The managers of the Ruffer Investment Trust have upped their exposure to European equities, saying the region will soon “receive the torch in the global economic growth relay.”
In a statement to the stock exchange this morning (June 7), the trust’s managers Duncan MacInnes and Hamish Baillie said they have been adding to European equities, expecting that as lockdowns end they assets will rise sharply.
They said: “The US is currently the fastest runner, something reflected in US equity outperformance, but as lockdowns end Europe is very much on the move and will soon take the torch from the US."
They added this growth spurt should see a rise in eurozone bond yields, a stronger euro, weaker dollar and strong performance from European financials.
The pair highlighted Italy as benefitting disproportionately from the recovery, saying “UniCredit is our preferred expression of this”.
According to data from the Investment Association, outflows from European equities (excluding the UK) slowed between March and April. Around £365m left the sector in March, with just £85m leaving in April this year.
Outflows from European equities including the UK also slowed, from £76m net in March to £4m in March.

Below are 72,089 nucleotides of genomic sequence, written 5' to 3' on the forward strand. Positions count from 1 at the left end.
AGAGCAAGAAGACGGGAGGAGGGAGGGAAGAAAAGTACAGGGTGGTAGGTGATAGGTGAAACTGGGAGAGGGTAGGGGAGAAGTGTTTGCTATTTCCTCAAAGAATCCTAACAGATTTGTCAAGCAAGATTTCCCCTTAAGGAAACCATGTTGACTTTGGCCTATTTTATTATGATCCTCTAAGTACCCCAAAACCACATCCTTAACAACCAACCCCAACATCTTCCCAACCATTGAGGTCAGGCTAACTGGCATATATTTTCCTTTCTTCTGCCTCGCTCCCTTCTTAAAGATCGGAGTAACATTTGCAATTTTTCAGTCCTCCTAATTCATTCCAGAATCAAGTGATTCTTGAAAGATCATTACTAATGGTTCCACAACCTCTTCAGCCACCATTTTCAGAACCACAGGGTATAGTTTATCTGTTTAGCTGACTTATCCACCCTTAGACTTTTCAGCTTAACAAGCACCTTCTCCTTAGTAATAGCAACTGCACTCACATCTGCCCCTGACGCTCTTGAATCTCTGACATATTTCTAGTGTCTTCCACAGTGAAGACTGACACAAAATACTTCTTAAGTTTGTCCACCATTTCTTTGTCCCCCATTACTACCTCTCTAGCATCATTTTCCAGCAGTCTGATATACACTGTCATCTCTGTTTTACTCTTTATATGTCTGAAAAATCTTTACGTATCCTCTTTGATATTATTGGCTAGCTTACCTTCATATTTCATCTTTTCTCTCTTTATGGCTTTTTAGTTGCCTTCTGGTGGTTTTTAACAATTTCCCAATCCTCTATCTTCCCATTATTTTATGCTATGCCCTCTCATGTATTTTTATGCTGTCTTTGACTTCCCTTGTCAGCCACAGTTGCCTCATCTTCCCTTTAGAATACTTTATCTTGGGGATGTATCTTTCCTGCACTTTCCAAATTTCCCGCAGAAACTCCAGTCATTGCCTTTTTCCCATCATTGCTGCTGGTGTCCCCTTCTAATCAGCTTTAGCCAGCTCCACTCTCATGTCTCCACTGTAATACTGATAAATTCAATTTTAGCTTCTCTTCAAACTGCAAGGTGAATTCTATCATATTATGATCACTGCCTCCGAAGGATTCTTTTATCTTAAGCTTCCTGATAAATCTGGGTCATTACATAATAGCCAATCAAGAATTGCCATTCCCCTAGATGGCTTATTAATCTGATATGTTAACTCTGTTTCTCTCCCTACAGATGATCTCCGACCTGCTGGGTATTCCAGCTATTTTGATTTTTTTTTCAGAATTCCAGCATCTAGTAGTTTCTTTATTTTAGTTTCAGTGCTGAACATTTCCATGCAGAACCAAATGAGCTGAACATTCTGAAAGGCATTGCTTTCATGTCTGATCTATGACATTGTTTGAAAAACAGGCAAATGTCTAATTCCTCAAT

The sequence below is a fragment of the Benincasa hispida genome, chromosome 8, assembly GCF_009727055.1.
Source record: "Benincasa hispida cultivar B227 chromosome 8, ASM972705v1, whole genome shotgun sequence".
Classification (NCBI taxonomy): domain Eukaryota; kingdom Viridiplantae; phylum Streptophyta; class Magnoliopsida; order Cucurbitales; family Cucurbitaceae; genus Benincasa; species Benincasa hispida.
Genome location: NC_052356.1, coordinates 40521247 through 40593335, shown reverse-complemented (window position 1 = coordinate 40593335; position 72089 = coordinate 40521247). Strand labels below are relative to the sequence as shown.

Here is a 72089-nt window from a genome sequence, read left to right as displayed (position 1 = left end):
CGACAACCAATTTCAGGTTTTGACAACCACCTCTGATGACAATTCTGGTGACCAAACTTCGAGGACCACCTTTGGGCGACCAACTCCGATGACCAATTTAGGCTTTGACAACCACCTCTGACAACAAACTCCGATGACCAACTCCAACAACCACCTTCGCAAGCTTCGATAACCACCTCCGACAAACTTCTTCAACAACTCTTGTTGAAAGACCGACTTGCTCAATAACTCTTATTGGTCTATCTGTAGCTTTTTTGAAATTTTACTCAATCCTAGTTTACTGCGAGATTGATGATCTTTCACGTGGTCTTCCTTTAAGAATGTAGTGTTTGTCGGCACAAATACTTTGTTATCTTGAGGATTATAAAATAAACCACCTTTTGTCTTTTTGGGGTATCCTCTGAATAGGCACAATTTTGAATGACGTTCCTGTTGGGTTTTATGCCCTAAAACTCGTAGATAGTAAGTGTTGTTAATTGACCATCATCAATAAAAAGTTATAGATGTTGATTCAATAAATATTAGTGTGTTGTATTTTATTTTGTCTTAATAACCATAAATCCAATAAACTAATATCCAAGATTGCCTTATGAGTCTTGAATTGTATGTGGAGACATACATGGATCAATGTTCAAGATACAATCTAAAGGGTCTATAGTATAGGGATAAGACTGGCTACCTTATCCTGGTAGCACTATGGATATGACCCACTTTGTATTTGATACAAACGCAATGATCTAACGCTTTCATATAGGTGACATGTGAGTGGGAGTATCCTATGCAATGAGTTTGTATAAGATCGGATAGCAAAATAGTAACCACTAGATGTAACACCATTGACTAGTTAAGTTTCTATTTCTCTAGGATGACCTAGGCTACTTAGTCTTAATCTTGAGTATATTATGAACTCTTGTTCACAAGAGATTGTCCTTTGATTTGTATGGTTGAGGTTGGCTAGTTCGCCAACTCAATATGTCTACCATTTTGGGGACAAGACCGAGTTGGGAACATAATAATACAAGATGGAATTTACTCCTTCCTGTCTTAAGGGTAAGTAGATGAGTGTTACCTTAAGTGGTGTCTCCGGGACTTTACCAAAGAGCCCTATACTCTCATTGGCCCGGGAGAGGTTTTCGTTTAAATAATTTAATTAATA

The fund’s managers also outlined how the fund had sold its indirect exposure to bitcoin (bought in November last year) in its entirety before the currency lost around 35 per cent of its value in April.
The cryptocurrency fell from a height of £45,881 on April 15 to £35,375 ten days later. On June 6 it was trading at £25,275.
Ruffer’s managers said of the asset: “The bitcoin exposure was put into the portfolio as a defensive investment, to add diversification to our inflation hedges.
"Its strong rise thereafter reflected increased institutional and retail interest, and as it hit all-time highs in April we judged its asymmetry to be much lower (and importantly the threat to gold to be lower too).
"With more attractive risk-adjusted positions elsewhere in the market we sold the remaining exposure."
In January, Duncan MacInnes outlined the decision to invest in bitcoin, saying that due to zero interest rates the investment world was "desperate" for new safe-havens and uncorrelated assets.
"We think we are relatively early to this, at the foothills of a long trend of institutional adoption and financialisation of bitcoin."
He added: "Think of bitcoin’s bad reputation as a risk premium – as we move through the process of normalisation, regulation, and institutionalisation, the compression of this premium can have a dramatic effect on the price.”